Redi, Francesco (1626–1697)
Francesco Redi was an Italian physician and poet whose experiments, in 1668, on the putrefaction of meat showed that maggots were not produced by the meat but came from small eggs laid by flies.
Redi's interest was aroused by a book by William Harvey who proposed that insects, worms and frogs came from seeds or eggs too small to be seen. In 1668, Redi's classic experimental method was one of the first examples of a biological experiment with proper controls. He repeated the same experiments in different ways, modifying only one parameter at a time, and carrying out suitable tests. Redi prepared eight flasks with different kinds of meat; four were left open and four sealed. The meat rotted in all the flasks, but maggots appeared only in the open flasks which flies could freely enter. (To exclude the possibility that maggot's life cycle was affected in sealed jars, he tested further with two other series of jars, allowing air, but no flies, to enter test jars covered with a fine filter.)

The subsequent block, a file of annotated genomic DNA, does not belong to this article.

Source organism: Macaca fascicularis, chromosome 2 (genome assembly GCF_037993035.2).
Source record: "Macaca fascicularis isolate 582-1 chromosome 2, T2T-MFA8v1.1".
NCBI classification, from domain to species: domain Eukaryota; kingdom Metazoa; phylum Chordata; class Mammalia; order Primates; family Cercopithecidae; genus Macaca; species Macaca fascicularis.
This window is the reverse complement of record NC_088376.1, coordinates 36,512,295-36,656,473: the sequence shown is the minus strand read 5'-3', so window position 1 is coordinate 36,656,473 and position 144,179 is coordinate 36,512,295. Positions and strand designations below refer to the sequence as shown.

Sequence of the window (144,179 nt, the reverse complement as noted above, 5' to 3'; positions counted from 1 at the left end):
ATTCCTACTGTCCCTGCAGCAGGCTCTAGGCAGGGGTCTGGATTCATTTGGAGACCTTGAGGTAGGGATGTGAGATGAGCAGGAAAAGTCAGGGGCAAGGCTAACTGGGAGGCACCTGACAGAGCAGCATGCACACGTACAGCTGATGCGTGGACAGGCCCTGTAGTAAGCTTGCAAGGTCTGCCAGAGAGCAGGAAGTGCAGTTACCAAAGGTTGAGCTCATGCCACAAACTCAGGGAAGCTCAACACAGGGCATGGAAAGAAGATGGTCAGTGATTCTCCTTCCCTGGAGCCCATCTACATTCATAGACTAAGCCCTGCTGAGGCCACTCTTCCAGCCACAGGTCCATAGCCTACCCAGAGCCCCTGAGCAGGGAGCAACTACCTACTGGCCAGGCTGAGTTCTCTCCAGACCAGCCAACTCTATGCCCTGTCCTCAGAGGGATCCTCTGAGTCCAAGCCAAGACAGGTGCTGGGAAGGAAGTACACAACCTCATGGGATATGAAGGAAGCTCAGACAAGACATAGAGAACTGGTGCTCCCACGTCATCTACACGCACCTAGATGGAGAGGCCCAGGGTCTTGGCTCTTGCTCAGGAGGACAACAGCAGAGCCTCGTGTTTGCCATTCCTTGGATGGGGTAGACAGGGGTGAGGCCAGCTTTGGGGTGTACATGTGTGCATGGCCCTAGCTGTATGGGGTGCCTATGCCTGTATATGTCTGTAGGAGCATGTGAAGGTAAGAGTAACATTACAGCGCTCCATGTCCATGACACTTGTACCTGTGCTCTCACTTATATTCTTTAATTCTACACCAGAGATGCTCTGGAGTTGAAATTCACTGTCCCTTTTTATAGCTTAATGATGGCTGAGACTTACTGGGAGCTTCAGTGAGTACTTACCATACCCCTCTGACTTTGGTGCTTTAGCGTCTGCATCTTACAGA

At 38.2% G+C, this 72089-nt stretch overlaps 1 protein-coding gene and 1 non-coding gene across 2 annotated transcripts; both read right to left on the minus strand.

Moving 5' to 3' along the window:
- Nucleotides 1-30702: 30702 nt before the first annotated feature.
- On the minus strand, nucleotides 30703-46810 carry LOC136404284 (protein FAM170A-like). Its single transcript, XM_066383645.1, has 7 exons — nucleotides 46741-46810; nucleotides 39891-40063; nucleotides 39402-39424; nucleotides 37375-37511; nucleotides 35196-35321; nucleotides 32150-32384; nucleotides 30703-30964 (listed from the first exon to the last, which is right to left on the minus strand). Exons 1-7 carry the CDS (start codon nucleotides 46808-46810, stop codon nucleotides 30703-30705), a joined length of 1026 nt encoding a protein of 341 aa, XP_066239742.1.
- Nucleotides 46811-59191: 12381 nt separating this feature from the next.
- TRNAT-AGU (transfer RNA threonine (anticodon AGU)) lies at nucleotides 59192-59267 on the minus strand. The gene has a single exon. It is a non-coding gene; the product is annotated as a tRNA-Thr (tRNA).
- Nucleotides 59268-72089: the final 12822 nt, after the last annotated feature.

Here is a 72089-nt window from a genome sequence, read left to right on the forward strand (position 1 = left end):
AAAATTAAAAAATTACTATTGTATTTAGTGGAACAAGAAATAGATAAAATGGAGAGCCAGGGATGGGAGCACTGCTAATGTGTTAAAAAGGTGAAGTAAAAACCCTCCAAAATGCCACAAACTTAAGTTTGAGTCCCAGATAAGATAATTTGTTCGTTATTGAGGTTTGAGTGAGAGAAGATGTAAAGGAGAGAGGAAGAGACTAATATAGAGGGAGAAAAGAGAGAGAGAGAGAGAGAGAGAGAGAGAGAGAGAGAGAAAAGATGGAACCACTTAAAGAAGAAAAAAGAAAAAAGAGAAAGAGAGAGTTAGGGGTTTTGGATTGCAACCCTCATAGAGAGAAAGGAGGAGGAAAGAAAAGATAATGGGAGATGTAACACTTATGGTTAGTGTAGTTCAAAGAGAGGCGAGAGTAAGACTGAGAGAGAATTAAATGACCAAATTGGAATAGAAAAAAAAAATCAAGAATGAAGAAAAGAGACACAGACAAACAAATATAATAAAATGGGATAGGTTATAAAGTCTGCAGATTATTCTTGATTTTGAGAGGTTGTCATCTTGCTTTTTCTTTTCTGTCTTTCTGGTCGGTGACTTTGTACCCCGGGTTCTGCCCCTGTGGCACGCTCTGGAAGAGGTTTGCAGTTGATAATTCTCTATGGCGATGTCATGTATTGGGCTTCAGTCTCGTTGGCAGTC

Redi's work was followed by that of Spallanzani (1765), Pasteur (1862), and Tyndall, which finally dispelled the old notion of spontaneous generation.